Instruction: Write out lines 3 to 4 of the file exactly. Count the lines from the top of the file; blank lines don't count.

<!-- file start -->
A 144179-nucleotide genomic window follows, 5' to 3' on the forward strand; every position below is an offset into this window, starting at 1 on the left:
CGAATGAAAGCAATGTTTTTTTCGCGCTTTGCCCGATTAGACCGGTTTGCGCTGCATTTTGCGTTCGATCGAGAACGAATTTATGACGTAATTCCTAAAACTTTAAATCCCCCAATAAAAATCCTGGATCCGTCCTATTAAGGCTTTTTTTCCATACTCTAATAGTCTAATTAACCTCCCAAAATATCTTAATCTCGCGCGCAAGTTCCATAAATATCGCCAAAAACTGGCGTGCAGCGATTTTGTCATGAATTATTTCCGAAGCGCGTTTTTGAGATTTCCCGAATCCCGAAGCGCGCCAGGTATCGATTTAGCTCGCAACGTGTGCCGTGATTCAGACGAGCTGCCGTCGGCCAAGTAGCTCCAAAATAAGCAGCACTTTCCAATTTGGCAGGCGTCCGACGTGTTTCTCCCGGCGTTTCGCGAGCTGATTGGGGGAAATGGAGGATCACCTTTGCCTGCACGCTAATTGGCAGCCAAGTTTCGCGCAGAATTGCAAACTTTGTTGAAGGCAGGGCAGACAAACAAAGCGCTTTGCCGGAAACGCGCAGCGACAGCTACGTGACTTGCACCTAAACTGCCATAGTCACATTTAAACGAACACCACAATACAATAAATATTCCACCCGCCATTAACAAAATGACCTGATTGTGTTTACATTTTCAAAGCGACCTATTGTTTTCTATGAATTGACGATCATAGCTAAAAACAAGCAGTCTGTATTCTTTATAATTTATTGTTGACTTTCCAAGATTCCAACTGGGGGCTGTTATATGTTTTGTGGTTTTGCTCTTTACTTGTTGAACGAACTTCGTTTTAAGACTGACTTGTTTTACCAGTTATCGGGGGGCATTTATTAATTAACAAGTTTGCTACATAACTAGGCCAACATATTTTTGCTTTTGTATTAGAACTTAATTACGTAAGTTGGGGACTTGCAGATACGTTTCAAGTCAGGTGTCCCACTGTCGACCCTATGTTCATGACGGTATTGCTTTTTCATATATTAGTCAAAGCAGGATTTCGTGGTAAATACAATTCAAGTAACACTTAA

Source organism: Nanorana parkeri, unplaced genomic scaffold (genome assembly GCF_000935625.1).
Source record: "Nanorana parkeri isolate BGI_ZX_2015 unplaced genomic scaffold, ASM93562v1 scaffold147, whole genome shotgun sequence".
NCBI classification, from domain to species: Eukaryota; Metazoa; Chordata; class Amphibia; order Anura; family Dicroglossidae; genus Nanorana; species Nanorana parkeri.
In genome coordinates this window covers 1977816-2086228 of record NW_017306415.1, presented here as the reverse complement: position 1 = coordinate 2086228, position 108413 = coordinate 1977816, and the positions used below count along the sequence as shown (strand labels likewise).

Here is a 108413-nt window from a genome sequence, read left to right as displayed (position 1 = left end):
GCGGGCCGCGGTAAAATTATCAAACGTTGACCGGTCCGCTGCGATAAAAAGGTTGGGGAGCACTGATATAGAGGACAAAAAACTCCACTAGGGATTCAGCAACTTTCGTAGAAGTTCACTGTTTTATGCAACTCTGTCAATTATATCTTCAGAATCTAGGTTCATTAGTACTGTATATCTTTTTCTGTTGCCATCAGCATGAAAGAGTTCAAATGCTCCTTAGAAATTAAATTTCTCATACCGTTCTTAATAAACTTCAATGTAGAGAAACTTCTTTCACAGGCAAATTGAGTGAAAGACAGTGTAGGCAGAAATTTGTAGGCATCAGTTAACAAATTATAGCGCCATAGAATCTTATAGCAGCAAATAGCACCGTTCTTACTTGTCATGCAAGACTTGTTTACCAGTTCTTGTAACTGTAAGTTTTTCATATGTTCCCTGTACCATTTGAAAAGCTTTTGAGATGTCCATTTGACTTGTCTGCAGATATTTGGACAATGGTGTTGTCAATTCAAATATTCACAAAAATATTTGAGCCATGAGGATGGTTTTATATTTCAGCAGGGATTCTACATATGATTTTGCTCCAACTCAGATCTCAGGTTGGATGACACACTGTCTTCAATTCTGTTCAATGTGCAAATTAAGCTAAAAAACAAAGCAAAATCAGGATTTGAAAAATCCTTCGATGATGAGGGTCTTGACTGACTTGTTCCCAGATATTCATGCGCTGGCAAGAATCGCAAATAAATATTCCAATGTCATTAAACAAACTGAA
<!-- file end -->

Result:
Source organism: Nanorana parkeri, unplaced genomic scaffold (genome assembly GCF_000935625.1).
Source record: "Nanorana parkeri isolate BGI_ZX_2015 unplaced genomic scaffold, ASM93562v1 scaffold147, whole genome shotgun sequence".